Florence Speedway hosted a special ‘free night’ at the Union, KY dirt track – It blew away expectations
Florence Speedway did something amazing on May 13th. They opened the gates, to the public. Track admission came at the steep cost of $0.
So how did that go? Fantastic. The track promoter obviously expected to lose money that night. Well, that didn’t happen. Despite free admission, it was a night entered in black digits.
The free attendance night was created to be a huge marketing tool. The track simply had the goal of putting the product of ‘dirt racing’ in front of some new faces. Faces that might not have attended a race before. After all, it’s free entertainment. Why not give it a try? Then, those same faces would likely return on a ‘paid’. night. That was the marketing plan.
Recently, I visited Florence Speedway for the LOLMDS show. This ‘free night’ idea has grabbed my attention sine day one. So what are the results of the marketing experiment?
Florence Speedway promotor Josh King has the answers for you below.
So how did it go?
After the event: Josh King declares, “It was a huge success. We figure we had somewhere between 6000-6500 people.”
Was it a sell out? In terms of full capacity. The Florence Speedway promoter explains, “It wasn’t a sellout. We had no tickets, so we didn’t have a good way to gauge count. We couldn’t use the gate because if somebody went out and came back in, you’d double the count. Just by looking, roughly knowing how many people we seat, 6000-6500.”
I was just told a fantastic story. A track worker stated a man from the military came for the first time that night. Now, he’s returned, every night since.
King has heard similar stories, “Really? It doesn’t surprise me. That night we had a lot of people in here. A lot of people that have never seen or heard of the place. But I know that there has been people coming back, just from reading emails and messages.”
“We’ve definitely seen some return from it.”
A free night… without losing money?
Do to so many people in attendance. I was curious. Did it actually pay for itself? In concessions and things like that? Could that be possible?
Josh King says it did, “I believe so. Now, here’s the deal. We had a huge sponsor presence that night. A lot of sponsors, so we factor that into it. Overall, the night paid for itself.”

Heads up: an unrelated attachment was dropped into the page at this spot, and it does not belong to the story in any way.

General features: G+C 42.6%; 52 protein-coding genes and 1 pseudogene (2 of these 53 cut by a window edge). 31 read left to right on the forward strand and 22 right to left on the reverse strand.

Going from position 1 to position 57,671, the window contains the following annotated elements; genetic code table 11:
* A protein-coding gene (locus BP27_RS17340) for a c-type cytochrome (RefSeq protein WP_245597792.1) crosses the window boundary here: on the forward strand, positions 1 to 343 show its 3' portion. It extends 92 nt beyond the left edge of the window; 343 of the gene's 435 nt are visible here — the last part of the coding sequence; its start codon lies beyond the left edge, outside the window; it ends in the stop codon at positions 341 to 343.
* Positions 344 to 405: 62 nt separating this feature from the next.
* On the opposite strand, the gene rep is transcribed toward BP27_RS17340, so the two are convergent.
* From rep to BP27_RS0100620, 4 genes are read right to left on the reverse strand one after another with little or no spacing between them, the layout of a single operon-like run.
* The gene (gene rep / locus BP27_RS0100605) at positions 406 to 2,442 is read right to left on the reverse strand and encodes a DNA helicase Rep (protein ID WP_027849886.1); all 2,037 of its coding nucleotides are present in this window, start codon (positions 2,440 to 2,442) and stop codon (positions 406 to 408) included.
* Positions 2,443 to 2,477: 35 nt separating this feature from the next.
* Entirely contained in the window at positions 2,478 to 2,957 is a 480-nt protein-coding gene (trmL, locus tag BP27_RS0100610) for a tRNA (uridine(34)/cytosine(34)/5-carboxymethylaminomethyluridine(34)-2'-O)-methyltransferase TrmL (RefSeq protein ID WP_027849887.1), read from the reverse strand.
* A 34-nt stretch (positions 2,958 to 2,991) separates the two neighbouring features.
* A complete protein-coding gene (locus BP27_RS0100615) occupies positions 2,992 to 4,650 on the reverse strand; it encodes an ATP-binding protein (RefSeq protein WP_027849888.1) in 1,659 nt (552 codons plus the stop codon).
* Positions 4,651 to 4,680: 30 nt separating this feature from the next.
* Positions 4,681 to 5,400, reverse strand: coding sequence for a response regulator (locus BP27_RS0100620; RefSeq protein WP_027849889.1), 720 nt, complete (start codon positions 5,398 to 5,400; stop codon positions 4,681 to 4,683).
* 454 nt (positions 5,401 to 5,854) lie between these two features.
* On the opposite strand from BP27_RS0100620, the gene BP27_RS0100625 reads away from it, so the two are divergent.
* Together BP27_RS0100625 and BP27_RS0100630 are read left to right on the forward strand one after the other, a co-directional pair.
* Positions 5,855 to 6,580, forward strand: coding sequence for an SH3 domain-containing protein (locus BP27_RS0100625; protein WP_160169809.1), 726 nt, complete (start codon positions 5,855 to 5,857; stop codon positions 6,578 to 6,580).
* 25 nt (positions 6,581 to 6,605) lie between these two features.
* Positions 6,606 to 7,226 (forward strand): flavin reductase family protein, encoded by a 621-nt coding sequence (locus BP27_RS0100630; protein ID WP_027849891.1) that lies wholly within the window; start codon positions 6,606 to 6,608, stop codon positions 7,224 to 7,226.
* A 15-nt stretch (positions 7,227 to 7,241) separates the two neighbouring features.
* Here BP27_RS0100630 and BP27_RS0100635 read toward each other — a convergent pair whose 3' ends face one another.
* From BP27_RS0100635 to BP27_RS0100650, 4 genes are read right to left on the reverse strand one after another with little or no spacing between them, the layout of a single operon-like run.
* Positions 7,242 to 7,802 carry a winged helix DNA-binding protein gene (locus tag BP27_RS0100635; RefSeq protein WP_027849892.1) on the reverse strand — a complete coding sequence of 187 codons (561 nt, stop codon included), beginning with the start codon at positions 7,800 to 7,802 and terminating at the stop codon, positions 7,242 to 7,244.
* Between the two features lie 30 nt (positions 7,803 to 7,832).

You were expecting to lose money I think? I mean, in the first night. Not counting the attendance boosts in the nights that followed… King recalls the expectations, “We were. It was actually better than we expected. We did huge numbers in concessions.”
Now, that doesn’t mean they are charging outrageous prices for a bite. Florence Speedway charges $2 for a burger, maybe $2.50. But sales from concessions alone were enough to keep the track a float that night. Selling food to a near full-capacity crowd put them in the black.
Do you plan to do more of it? “No. We’re not going to do more than one a season. If you do more than one a season it kinda loses it’s specialness. It needs to be a thing that people look forward to and that you can build to [promote].
“I think more than one. You take away from one, to build two. I don’t know that you could do it weekly or anything like that. It has to be a special event.”
Special events and a variety of events are important. They net a variety of fans in the grandstands and a variety of drivers on the race track.
Josh King describes it like this, “You could pay $10,000 to win late models, every week. You would have a huge field for awhile but eventually, you’d be back to a regular field. Because if everybody see’s it, everybody get’s used to it. You gotta have something to switch it up.”
Expectations before the event
Here’s a quote from before the event. It states the goals and exceptions Florence Speedway had for the one off free night at the races.
Before the event: Josh King stated, ”Even with the sponsorship help, we expect to take a loss on the event, but we are counting it as a marketing expense. We feel we will get more exposure and people through the gates than if we just spent the money advertising.”
As you can read from the post-event interview above. Things went well.
Author: Shane Walters